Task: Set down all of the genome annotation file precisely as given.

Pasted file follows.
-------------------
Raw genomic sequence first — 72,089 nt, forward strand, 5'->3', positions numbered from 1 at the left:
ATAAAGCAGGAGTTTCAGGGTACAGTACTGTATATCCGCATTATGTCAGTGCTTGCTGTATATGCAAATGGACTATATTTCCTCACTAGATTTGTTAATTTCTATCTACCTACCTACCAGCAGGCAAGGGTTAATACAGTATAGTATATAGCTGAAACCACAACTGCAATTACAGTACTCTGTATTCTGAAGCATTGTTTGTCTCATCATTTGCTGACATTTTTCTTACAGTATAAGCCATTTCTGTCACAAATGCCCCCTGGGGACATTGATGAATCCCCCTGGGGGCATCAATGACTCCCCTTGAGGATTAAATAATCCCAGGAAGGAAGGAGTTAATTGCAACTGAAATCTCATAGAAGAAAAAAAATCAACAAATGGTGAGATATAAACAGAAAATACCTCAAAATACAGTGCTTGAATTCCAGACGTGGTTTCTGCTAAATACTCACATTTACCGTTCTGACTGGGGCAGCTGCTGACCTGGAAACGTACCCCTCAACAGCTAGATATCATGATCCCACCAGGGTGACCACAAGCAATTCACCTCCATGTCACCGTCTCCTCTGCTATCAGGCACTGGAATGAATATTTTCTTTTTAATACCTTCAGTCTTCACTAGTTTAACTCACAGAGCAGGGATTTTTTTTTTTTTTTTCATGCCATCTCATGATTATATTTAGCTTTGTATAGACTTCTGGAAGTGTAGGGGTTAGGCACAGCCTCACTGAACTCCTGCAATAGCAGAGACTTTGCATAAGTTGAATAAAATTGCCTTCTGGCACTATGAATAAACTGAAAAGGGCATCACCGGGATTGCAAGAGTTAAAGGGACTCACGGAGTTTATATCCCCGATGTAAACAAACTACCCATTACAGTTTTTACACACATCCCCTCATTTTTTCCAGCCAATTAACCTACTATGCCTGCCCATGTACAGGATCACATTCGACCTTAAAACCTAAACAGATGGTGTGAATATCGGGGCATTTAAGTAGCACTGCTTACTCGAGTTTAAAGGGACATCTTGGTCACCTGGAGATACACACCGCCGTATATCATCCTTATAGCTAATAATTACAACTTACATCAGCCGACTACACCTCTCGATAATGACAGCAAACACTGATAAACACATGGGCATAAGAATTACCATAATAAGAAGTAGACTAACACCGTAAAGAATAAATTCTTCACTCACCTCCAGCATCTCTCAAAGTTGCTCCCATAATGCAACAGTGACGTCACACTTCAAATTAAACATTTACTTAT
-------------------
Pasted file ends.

Raw genomic sequence first — 72,089 nt, forward strand, 5'->3', positions numbered from 1 at the left:
ATAAAGCAGGAGTTTCAGGGTACAGTACTGTATATCCGCATTATGTCAGTGCTTGCTGTATATGCAAATGGACTATATTTCCTCACTAGATTTGTTAATTTCTATCTACCTACCTACCAGCAGGCAAGGGTTAATACAGTATAGTATATAGCTGAAACCACAACTGCAATTACAGTACTCTGTATTCTGAAGCATTGTTTGTCTCATCATTTGCTGACATTTTTCTTACAGTATAAGCCATTTCTGTCACAAATGCCCCCTGGGGACATTGATGAATCCCCCTGGGGGCATCAATGACTCCCCTTGAGGATTAAATAATCCCAGGAAGGAAGGAGTTAATTGCAACTGAAATCTCATAGAAGAAAAAAAATCAACAAATGGTGAGATATAAACAGAAAATACCTCAAAATACAGTGCTTGAATTCCAGACGTGGTTTCTGCTAAATACTCACATTTACCGTTCTGACTGGGGCAGCTGCTGACCTGGAAACGTACCCCTCAACAGCTAGATATCATGATCCCACCAGGGTGACCACAAGCAATTCACCTCCATGTCACCGTCTCCTCTGCTATCAGGCACTGGAATGAATATTTTCTTTTTAATACCTTCAGTCTTCACTAGTTTAACTCACAGAGCAGGGATTTTTTTTTTTTTTTTCATGCCATCTCATGATTATATTTAGCTTTGTATAGACTTCTGGAAGTGTAGGGGTTAGGCACAGCCTCACTGAACTCCTGCAATAGCAGAGACTTTGCATAAGTTGAATAAAATTGCCTTCTGGCACTATGAATAAACTGAAAAGGGCATCACCGGGATTGCAAGAGTTAAAGGGACTCACGGAGTTTATATCCCCGATGTAAACAAACTACCCATTACAGTTTTTACACACATCCCCTCATTTTTTCCAGCCAATTAACCTACTATGCCTGCCCATGTACAGGATCACATTCGACCTTAAAACCTAAACAGATGGTGTGAATATCGGGGCATTTAAGTAGCACTGCTTACTCGAGTTTAAAGGGACATCTTGGTCACCTGGAGATACACACCGCCGTATATCATCCTTATAGCTAATAATTACAACTTACATCAGCCGACTACACCTCTCGATAATGACAGCAAACACTGATAAACACATGGGCATAAGAATTACCATAATAAGAAGTAGACTAACACCGTAAAGAATAAATTCTTCACTCACCTCCAGCATCTCTCAAAGTTGCTCCCATAATGCAACAGTGACGTCACACTTCAAATTAAACATTTACTTAT